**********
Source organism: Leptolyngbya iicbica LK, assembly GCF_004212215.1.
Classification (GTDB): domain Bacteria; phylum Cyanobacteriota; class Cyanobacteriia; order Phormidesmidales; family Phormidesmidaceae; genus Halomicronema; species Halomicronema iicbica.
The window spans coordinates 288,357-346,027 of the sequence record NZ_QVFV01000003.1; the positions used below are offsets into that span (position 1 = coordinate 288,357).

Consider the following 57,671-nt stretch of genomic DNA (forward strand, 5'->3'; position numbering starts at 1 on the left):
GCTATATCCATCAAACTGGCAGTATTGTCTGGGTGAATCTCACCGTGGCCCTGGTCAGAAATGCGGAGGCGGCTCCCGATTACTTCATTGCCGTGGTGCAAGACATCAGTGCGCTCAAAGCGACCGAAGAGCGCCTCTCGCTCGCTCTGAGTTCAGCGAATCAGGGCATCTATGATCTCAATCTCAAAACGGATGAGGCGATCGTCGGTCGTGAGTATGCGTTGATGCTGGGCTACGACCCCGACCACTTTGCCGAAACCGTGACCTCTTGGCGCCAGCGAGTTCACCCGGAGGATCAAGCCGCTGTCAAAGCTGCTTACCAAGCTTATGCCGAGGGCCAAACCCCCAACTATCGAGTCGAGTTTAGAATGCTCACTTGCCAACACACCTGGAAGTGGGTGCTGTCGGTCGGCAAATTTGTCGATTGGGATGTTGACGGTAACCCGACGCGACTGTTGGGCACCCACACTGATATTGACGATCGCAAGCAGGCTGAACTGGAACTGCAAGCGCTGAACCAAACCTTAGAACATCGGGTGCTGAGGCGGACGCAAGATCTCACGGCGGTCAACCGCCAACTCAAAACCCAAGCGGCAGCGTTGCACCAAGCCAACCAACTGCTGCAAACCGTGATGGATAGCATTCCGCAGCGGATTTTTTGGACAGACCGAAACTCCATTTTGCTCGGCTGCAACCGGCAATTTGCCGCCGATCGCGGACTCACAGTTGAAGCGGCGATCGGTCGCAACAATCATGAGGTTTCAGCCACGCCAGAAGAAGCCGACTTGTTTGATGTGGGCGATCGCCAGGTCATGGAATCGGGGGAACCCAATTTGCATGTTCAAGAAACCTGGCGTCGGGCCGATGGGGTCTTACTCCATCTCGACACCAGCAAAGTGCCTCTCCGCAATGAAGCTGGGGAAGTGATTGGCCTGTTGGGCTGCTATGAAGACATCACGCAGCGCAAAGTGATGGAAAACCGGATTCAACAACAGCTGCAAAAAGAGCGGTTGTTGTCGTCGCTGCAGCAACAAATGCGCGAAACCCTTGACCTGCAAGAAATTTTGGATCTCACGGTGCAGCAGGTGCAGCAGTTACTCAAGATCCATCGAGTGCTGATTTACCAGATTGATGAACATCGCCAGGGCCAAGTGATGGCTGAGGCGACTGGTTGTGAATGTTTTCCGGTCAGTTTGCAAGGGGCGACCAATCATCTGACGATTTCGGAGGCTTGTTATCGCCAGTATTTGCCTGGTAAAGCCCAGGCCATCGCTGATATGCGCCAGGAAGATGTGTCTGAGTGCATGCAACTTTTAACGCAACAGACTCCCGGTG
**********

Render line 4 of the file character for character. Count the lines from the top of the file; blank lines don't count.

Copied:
Consider the following 57,671-nt stretch of genomic DNA (forward strand, 5'->3'; position numbering starts at 1 on the left):